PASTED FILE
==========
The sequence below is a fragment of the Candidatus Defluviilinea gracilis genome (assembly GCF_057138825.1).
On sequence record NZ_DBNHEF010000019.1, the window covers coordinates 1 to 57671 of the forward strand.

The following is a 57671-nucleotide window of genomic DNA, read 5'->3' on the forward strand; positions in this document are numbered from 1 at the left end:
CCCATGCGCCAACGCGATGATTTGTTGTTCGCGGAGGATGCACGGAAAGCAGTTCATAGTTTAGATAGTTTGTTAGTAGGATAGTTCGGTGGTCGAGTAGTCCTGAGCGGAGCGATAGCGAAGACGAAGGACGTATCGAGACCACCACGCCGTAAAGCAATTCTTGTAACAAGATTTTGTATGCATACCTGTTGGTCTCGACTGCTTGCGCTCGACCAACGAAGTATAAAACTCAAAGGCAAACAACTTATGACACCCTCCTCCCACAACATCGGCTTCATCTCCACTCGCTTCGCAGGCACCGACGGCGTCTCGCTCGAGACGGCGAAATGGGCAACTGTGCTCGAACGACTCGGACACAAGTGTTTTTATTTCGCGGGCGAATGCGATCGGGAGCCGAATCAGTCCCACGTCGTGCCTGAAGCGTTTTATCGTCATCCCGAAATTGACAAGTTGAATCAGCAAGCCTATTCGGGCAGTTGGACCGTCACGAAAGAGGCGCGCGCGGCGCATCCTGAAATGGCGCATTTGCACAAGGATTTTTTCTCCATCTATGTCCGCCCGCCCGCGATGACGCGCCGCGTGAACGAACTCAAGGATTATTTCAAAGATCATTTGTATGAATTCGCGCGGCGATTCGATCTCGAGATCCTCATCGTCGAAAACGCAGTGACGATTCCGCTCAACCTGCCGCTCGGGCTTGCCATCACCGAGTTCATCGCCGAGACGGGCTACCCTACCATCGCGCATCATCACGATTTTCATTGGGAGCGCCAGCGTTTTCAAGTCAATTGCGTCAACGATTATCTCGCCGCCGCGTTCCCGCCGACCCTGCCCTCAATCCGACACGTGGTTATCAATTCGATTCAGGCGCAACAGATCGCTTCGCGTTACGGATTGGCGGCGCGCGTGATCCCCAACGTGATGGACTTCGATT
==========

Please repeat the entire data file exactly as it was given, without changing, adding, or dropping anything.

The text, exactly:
The sequence below is a fragment of the Candidatus Defluviilinea gracilis genome (assembly GCF_057138825.1).
On sequence record NZ_DBNHEF010000019.1, the window covers coordinates 1 to 57671 of the forward strand.

The following is a 57671-nucleotide window of genomic DNA, read 5'->3' on the forward strand; positions in this document are numbered from 1 at the left end:
CCCATGCGCCAACGCGATGATTTGTTGTTCGCGGAGGATGCACGGAAAGCAGTTCATAGTTTAGATAGTTTGTTAGTAGGATAGTTCGGTGGTCGAGTAGTCCTGAGCGGAGCGATAGCGAAGACGAAGGACGTATCGAGACCACCACGCCGTAAAGCAATTCTTGTAACAAGATTTTGTATGCATACCTGTTGGTCTCGACTGCTTGCGCTCGACCAACGAAGTATAAAACTCAAAGGCAAACAACTTATGACACCCTCCTCCCACAACATCGGCTTCATCTCCACTCGCTTCGCAGGCACCGACGGCGTCTCGCTCGAGACGGCGAAATGGGCAACTGTGCTCGAACGACTCGGACACAAGTGTTTTTATTTCGCGGGCGAATGCGATCGGGAGCCGAATCAGTCCCACGTCGTGCCTGAAGCGTTTTATCGTCATCCCGAAATTGACAAGTTGAATCAGCAAGCCTATTCGGGCAGTTGGACCGTCACGAAAGAGGCGCGCGCGGCGCATCCTGAAATGGCGCATTTGCACAAGGATTTTTTCTCCATCTATGTCCGCCCGCCCGCGATGACGCGCCGCGTGAACGAACTCAAGGATTATTTCAAAGATCATTTGTATGAATTCGCGCGGCGATTCGATCTCGAGATCCTCATCGTCGAAAACGCAGTGACGATTCCGCTCAACCTGCCGCTCGGGCTTGCCATCACCGAGTTCATCGCCGAGACGGGCTACCCTACCATCGCGCATCATCACGATTTTCATTGGGAGCGCCAGCGTTTTCAAGTCAATTGCGTCAACGATTATCTCGCCGCCGCGTTCCCGCCGACCCTGCCCTCAATCCGACACGTGGTTATCAATTCGATTCAGGCGCAACAGATCGCTTCGCGTTACGGATTGGCGGCGCGCGTGATCCCCAACGTGATGGACTTCGATT